There are two blacks. Payne’s Gray is lighter, and cooler, which means it tends more towards the blue side of the spectrum, while Ivory Black is darker, and warmer, which means it tends towards the red.
So, using the common problem approach again, how do the Aquafine watercolour pan paints perform?
|Problem: Colors are pale no matter how much paint you use.|
|Aquafine: The colors are intense whether you use lots of water or a little bit of water.|
|Problem: The paint won’t soften, no matter how much water you add.|
|Aquafine: The paints soften moderately well. As with most pan paints, you need to keep adding water to keep them moist.|
|Problem: It’s hard to get enough paint on your brush.|
|Aquafine: You do need to work at keeping the paint moist. Once you figure out how much water is needed, it’s easy to get enough paint on your brush. This is standard for any brand of good pan paint.|
The colors in both tube and pans are the same, having the same characteristics — granulation, transparency, opacity, lightfastness, and so forth. The only exception was that the Chinese White in the pans was not as opaque as in the tubes.
There is a nice color chart on back.
Each half-pan is labeled with brand, color name, and pigment index information.
The set comes in a sturdy metal palette. Mine opens and closes smoothly.
The fold-out opens easily and slopes nicely. It doesn’t bounce a lot when you are mixing paint.
This set has the usual metal palette set-up with a metal insert where the pans slide in and are held in place using prongs.
The prongs can be pushed back and forth to tighten or loosen the hold, keeping the pans snug when in use, but easy to pull out when needed.
Several of the pans came loose in the shipping (which is common), but the labeling on the side made it easy to put them back in order.
Aquafine Watercolour Painting Examples
Since part of what I’m doing in this review is comparing the tube colors to the pan colors, I decided I would do a similar test for both the tube and pan paints so I could see how each performed when used in the exact same way.
I decided to start with a wet-into-wet test.
Starting with the tube paints first, I created high-water mixes for each color, and then I misted the paper until there were puddles. The humidity was causing everything to dry quickly so I really saturated the paper. I quickly ran a brush across the surface to even out the amount of water.
I started dropping paint onto the page at random, until I had added a little of each color. Because of all the water the paint was exploding.
The colors didn’t run together as much as I thought they might, but there was good movement.
Water is brighter than most paint and that’s why you almost always have color shift — brilliant colors when the paint is wet and it turns pale and dull once dry. The more water, the more lightening once dry. That was one of the things I was testing — many student paints lack enough pigment and it is impossible to get intense color once it has dried.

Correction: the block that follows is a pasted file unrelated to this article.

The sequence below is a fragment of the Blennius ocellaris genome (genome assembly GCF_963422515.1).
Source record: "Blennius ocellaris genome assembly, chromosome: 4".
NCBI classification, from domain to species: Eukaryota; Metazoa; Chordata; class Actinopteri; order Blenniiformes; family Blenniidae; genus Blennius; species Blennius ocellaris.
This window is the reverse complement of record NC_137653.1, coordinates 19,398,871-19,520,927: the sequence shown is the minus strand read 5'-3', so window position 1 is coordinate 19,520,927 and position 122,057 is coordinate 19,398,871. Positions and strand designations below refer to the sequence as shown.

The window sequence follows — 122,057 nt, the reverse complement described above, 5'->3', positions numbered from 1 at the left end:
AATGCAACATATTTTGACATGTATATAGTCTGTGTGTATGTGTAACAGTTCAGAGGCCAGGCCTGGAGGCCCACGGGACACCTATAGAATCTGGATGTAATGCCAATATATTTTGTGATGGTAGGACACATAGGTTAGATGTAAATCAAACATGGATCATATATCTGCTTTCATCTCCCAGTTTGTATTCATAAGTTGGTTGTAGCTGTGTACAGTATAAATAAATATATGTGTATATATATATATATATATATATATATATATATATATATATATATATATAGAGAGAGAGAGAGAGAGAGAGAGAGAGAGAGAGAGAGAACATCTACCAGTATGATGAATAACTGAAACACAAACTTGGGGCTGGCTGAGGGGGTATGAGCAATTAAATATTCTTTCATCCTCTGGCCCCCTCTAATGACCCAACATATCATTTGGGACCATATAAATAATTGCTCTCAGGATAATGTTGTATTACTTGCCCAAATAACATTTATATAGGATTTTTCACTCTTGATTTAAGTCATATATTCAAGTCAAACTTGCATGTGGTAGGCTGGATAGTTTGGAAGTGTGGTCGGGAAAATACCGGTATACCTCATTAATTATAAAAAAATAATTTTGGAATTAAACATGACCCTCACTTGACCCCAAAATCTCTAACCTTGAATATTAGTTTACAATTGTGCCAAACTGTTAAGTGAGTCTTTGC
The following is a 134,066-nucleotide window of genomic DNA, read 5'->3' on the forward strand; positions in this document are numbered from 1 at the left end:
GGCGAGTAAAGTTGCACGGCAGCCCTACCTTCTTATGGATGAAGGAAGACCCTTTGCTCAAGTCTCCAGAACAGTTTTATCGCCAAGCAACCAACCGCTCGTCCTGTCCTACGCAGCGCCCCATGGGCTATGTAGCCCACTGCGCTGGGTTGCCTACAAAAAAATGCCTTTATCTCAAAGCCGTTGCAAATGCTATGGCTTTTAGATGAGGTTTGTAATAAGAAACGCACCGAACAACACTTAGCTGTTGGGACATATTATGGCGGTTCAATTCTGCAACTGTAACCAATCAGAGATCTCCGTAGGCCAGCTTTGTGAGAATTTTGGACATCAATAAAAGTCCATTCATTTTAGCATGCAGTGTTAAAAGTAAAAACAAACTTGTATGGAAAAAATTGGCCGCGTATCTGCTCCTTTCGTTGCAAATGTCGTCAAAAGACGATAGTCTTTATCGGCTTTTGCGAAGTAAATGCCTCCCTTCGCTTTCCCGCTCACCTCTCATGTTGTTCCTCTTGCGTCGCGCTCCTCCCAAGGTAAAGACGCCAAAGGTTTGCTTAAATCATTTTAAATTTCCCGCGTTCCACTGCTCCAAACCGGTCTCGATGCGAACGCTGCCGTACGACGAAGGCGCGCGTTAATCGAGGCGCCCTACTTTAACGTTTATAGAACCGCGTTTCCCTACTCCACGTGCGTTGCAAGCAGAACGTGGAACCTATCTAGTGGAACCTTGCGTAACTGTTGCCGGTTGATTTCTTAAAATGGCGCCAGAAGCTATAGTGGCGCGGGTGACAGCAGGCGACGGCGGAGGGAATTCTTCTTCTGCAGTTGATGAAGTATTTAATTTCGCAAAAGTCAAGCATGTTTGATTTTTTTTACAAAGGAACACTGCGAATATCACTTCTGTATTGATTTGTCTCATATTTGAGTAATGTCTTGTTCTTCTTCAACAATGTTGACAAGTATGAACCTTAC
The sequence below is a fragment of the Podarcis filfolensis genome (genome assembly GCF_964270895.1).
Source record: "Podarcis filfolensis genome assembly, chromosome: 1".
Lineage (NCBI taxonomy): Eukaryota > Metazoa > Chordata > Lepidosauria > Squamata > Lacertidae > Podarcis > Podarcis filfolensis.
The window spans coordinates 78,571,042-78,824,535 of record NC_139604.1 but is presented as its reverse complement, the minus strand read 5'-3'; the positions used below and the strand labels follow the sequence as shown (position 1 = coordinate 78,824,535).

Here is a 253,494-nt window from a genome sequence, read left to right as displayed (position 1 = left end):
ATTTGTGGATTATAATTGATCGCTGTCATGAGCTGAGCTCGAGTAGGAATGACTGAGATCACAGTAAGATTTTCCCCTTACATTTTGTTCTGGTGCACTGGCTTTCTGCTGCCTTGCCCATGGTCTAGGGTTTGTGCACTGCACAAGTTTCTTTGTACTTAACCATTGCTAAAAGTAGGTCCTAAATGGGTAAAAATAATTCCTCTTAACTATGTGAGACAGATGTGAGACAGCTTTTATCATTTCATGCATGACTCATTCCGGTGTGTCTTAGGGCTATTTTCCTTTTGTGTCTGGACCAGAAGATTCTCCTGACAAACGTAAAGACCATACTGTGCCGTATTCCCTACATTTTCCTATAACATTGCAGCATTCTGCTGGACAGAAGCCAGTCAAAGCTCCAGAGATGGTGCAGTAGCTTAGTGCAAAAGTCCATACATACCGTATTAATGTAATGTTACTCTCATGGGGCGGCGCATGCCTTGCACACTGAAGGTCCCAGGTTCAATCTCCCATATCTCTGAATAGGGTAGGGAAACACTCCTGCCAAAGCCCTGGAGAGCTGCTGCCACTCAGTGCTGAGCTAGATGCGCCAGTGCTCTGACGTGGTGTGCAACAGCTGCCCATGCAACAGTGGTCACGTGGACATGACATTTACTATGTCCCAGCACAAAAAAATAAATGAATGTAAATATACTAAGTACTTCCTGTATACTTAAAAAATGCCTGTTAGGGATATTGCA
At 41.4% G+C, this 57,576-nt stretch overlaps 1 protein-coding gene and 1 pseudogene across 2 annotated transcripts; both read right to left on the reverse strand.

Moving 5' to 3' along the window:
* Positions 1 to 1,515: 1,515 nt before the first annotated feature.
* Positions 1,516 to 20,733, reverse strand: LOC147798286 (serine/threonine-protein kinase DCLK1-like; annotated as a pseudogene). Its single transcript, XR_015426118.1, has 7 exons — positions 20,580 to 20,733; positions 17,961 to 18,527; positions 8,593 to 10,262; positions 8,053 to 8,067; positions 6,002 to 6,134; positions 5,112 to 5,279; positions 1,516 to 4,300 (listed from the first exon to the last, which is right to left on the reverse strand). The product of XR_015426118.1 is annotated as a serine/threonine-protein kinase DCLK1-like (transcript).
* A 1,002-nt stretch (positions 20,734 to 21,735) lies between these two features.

I let my painting dry completely. There was some color shift, but the colors were still intense. Such bright colors deserved a garden, so I set out to make one.
What I wanted to see was how the paint handled wet onto dry. I also used dry brushing, and lifted color.
The white was very opaque, more like gouache than watercolor.
Color flowed well. The paint is a good consistency and moves well whether the water-to-paint ratio is thin or thick. I was able to dry brush until my brush was almost clean (don’t do this at home — a little dry brushing creates a nice effect, but too much is hard on your brushes).
*Dry brush technique: Continuing to spread paint when your brush is barely damp and there is very little paint in it.
The color didn’t lift as well as I expected. I’ll talk about this more with some other examples.
I repeated this test with the pan paints.
I misted the pan paints thoroughly and let them soak for three or four minutes. Once the surface of the paints was like wet mud, I misted the paper as I did before.
I immediately discovered that my colors were not as intense. I expected this. Because pan paints go through an extra step to dry them, it can take longer to get a working consistency, and build up intensity. I needed to drop the colors before the paper dried too much.
Pans do differ from tubes in that it takes longer to get the same intensity of color. As you’ll see later, it’s an adjustment not a failure, and comes with a trade-off in convenience.
When painting afterward, wet on dry, my colors were just as intense but I did have to keep reaching for more color more often.
Color shift was about the same as it was with the tube colors.
Overall, the pan paints came close to the same intensity, it was just harder to get there.
I‘d already done a few other paintings using the earth colors, and found them to be rich, with nice granulation and tones.
This chickadee was done with the tube colors.
This vacation spot was done with the pan colors.
No lack of intensity here. With a little experimentation, I was learned how much water and how much time it takes to get the pan colors really moistened and it was easy from there.
I decided to do a test with the primary and secondary colors.